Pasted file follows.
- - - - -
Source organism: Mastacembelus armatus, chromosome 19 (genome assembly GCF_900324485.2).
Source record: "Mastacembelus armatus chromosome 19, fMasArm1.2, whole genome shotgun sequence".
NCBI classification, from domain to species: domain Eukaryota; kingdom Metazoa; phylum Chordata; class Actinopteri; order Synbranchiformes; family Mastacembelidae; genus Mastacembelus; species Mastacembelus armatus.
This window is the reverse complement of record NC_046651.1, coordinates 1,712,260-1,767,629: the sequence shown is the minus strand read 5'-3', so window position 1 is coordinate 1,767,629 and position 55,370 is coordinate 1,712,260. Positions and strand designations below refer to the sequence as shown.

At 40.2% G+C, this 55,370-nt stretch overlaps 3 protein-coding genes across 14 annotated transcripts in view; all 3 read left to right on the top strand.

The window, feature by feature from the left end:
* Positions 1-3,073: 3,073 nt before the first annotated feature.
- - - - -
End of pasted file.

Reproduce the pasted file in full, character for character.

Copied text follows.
Source organism: Mastacembelus armatus, chromosome 19 (genome assembly GCF_900324485.2).
Source record: "Mastacembelus armatus chromosome 19, fMasArm1.2, whole genome shotgun sequence".
NCBI classification, from domain to species: domain Eukaryota; kingdom Metazoa; phylum Chordata; class Actinopteri; order Synbranchiformes; family Mastacembelidae; genus Mastacembelus; species Mastacembelus armatus.
This window is the reverse complement of record NC_046651.1, coordinates 1,712,260-1,767,629: the sequence shown is the minus strand read 5'-3', so window position 1 is coordinate 1,767,629 and position 55,370 is coordinate 1,712,260. Positions and strand designations below refer to the sequence as shown.

At 40.2% G+C, this 55,370-nt stretch overlaps 3 protein-coding genes across 14 annotated transcripts in view; all 3 read left to right on the top strand.

The window, feature by feature from the left end:
* Positions 1-3,073: 3,073 nt before the first annotated feature.